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Final Rule Issued On Consumer Rebates And Notification

By Julie Appleby

May 11th, 2012, 12:52 PM

Most health insurers this year must at least inform policyholders that their coverage met the minimum spending threshold under the federal health law, even if they don’t owe consumers a rebate, a final rule out Friday says.

The rule splits the difference between industry, which did not want to send any notice to those not owed a rebate, and consumer groups, which said informing policyholders of the exact percent that each insurer spent on medical care would be valuable. Under the rule, the notices do not need to include the exact figure. The rule says such notices are a one-time effort to reflect spending in 2011.

Insurers are required to offer rebates if they fail to spend at least 80 percent of premiums on medical care or quality improvements.

5 Responses to “Final Rule Issued On Consumer Rebates And Notification”

  1. Sam says:

    Will someone please tell me why we need health care insurance companies? If we had single-payer health care we would not have to pay for the “middle man” who serves no other purpose than to scrape off their margin and fatten up their wallets. In the absence of the sanity of single-payer, when the health care exchanges open for business in 2014, we will all go to a web site and pick the plan that suits our needs and let these corrupt carpetbaggers dry up and blow away once and for all! Shysters!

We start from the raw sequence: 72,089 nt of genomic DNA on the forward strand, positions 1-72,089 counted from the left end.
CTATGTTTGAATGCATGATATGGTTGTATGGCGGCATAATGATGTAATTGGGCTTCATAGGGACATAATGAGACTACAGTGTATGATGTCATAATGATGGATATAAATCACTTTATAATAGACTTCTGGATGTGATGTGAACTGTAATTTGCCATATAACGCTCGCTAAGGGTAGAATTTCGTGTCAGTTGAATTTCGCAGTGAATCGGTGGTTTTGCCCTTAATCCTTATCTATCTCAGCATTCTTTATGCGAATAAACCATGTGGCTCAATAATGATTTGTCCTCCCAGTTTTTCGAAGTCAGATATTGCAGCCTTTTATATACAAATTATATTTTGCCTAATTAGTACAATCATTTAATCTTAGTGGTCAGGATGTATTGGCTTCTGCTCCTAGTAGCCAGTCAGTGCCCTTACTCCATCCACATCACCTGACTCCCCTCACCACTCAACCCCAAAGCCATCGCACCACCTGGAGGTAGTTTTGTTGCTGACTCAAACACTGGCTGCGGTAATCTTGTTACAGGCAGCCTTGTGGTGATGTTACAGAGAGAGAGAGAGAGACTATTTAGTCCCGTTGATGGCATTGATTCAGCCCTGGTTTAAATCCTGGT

2. It’s the money, Sam. In our society, making money isn’t everything, it’s the only thing.

    Those of us who believe government can be the vehicle for pooling our risk at the lowest cost are elbowed out of the discussion by people blinded by love of greed and whose anti-cooperation beliefs approach cult status.

  3. frank says:

    every government program loses money…this one will not be different.

  4. The gov’t isn’t selling anything in the marketplaces. Think of it as a huge mall where the PRIVATE insurance companies come in and set up shop.

    Like all malls there are rules. Insurance companies can’t exclude people with pre-existing conditions. Their plans have to cover basic services like well visits, pregnancy, emergency room visits, etc. The rules are consumer protections.

    The real reasons people don’t like ObamaCare have little to do with the law because so few people know it. The reform law is just a start.

    For-profit insurance companies answer to shareholders not to the well-being of a workforce that is supposed to make us the best in the world.

  5. frank says:

    if that business at your mall does not show a profit it will not be there. our government will come to the rescue to provide those “free” services.